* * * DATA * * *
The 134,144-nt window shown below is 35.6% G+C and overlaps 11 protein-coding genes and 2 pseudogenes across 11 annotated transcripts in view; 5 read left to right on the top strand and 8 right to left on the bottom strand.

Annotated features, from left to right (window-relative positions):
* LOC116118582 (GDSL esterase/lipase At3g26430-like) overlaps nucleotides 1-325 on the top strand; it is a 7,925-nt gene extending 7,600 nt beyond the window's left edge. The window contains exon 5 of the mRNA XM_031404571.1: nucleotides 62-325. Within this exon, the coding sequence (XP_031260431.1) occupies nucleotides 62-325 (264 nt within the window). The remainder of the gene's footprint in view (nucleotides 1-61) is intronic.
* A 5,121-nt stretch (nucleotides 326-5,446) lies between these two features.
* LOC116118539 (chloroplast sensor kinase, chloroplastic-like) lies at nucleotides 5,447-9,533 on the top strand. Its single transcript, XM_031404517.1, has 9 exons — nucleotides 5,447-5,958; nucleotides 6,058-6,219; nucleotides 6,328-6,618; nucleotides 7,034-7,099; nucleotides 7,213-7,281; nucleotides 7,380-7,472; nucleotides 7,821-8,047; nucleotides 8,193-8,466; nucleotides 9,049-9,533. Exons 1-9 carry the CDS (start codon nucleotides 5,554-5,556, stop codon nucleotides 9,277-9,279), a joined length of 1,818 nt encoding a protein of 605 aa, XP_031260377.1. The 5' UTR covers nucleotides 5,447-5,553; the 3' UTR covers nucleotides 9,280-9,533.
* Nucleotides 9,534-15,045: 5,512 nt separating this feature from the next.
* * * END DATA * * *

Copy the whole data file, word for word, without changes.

The 134,144-nt window shown below is 35.6% G+C and overlaps 11 protein-coding genes and 2 pseudogenes across 11 annotated transcripts in view; 5 read left to right on the top strand and 8 right to left on the bottom strand.

Annotated features, from left to right (window-relative positions):
* LOC116118582 (GDSL esterase/lipase At3g26430-like) overlaps nucleotides 1-325 on the top strand; it is a 7,925-nt gene extending 7,600 nt beyond the window's left edge. The window contains exon 5 of the mRNA XM_031404571.1: nucleotides 62-325. Within this exon, the coding sequence (XP_031260431.1) occupies nucleotides 62-325 (264 nt within the window). The remainder of the gene's footprint in view (nucleotides 1-61) is intronic.
* A 5,121-nt stretch (nucleotides 326-5,446) lies between these two features.
* LOC116118539 (chloroplast sensor kinase, chloroplastic-like) lies at nucleotides 5,447-9,533 on the top strand. Its single transcript, XM_031404517.1, has 9 exons — nucleotides 5,447-5,958; nucleotides 6,058-6,219; nucleotides 6,328-6,618; nucleotides 7,034-7,099; nucleotides 7,213-7,281; nucleotides 7,380-7,472; nucleotides 7,821-8,047; nucleotides 8,193-8,466; nucleotides 9,049-9,533. Exons 1-9 carry the CDS (start codon nucleotides 5,554-5,556, stop codon nucleotides 9,277-9,279), a joined length of 1,818 nt encoding a protein of 605 aa, XP_031260377.1. The 5' UTR covers nucleotides 5,447-5,553; the 3' UTR covers nucleotides 9,280-9,533.
* Nucleotides 9,534-15,045: 5,512 nt separating this feature from the next.